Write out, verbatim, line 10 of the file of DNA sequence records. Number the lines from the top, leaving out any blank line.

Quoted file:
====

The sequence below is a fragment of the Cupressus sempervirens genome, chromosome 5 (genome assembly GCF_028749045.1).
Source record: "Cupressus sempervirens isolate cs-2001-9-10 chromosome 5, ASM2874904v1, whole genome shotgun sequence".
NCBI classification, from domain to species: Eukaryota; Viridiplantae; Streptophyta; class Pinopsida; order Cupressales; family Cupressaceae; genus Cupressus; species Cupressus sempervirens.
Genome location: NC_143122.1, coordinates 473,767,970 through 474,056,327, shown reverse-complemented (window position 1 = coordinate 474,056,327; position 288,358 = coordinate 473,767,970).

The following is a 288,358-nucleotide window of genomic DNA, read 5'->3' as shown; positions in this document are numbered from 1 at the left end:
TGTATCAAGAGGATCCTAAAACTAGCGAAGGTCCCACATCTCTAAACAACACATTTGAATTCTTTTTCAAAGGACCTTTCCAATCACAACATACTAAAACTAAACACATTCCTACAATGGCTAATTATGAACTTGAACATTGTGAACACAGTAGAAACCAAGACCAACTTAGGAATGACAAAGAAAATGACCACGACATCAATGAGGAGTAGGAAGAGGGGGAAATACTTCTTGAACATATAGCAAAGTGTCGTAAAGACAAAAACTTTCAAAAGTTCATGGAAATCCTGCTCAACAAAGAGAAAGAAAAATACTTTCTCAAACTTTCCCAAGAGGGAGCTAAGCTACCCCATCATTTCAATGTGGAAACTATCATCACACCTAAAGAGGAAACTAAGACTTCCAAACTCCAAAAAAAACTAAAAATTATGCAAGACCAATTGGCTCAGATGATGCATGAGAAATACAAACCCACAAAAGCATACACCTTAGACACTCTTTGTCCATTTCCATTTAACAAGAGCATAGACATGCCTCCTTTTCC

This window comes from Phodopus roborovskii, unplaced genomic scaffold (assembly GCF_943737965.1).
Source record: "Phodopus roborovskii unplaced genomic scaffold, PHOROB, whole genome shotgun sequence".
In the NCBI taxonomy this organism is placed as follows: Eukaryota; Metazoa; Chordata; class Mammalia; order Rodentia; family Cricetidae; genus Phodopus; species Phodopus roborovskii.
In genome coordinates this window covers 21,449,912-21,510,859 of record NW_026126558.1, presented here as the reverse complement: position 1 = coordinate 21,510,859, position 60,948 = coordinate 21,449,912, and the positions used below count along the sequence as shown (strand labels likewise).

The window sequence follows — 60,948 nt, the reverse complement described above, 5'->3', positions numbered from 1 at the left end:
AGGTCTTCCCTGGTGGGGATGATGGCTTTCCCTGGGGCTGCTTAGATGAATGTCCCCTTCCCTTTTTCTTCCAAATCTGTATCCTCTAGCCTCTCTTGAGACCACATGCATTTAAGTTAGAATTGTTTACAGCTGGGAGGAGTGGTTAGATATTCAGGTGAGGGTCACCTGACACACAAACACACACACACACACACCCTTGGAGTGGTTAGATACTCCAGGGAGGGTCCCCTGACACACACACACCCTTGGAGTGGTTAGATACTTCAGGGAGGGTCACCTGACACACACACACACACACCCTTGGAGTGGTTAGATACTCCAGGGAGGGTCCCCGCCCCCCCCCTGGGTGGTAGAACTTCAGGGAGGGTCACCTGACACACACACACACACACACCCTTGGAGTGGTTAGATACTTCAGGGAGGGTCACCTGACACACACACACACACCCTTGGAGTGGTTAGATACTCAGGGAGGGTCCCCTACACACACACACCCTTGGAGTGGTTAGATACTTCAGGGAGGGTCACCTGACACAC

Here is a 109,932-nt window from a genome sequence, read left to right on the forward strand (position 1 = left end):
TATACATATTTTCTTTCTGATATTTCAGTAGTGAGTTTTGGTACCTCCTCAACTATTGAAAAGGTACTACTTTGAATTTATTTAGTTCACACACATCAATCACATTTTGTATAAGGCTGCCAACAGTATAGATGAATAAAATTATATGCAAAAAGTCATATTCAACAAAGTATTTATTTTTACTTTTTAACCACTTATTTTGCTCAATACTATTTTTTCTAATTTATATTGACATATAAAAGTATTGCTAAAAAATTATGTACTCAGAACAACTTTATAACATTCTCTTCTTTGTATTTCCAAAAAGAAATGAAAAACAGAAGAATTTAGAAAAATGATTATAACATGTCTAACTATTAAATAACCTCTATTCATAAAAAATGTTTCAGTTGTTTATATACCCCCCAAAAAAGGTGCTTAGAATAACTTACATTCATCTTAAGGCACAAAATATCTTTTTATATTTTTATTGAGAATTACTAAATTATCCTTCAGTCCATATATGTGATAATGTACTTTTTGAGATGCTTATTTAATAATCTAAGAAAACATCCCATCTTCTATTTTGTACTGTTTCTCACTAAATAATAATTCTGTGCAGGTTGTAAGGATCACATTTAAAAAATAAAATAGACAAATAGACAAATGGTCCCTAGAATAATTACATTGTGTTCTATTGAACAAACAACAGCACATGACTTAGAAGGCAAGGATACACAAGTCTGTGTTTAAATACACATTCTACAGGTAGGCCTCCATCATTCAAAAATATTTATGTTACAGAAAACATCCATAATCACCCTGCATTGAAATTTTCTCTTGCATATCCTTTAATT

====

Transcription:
In genome coordinates this window covers 21,449,912-21,510,859 of record NW_026126558.1, presented here as the reverse complement: position 1 = coordinate 21,510,859, position 60,948 = coordinate 21,449,912, and the positions used below count along the sequence as shown (strand labels likewise).